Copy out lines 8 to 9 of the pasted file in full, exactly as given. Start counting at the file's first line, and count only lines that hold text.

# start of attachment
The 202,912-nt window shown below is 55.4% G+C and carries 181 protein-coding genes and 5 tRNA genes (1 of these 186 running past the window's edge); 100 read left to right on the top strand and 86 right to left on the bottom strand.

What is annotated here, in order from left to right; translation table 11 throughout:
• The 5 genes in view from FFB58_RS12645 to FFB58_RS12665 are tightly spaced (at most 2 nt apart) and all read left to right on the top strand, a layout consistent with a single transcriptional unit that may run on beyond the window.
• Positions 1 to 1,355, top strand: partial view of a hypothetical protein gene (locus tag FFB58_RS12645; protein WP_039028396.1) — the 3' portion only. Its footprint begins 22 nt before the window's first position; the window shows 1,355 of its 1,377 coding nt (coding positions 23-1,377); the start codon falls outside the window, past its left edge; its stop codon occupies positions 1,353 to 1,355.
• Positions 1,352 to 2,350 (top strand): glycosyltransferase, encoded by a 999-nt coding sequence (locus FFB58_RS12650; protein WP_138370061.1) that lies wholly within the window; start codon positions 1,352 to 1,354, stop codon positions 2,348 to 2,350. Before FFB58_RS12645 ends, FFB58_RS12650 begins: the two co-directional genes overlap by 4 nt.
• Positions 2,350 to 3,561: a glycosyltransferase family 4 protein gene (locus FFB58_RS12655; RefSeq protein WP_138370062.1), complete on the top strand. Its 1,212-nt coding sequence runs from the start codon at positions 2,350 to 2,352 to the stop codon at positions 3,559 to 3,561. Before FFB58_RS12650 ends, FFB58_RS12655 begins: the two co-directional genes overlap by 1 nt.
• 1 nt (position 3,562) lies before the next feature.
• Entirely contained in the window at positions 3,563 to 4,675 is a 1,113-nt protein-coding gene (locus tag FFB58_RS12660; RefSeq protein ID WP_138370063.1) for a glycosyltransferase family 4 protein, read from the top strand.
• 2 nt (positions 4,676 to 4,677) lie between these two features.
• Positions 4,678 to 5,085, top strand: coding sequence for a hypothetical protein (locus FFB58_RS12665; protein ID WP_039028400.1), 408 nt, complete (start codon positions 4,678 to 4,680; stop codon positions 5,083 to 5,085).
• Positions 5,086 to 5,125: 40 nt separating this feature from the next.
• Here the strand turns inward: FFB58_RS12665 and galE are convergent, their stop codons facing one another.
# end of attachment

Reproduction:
• Entirely contained in the window at positions 3,563 to 4,675 is a 1,113-nt protein-coding gene (locus tag FFB58_RS12660; RefSeq protein ID WP_138370063.1) for a glycosyltransferase family 4 protein, read from the top strand.
• 2 nt (positions 4,676 to 4,677) lie between these two features.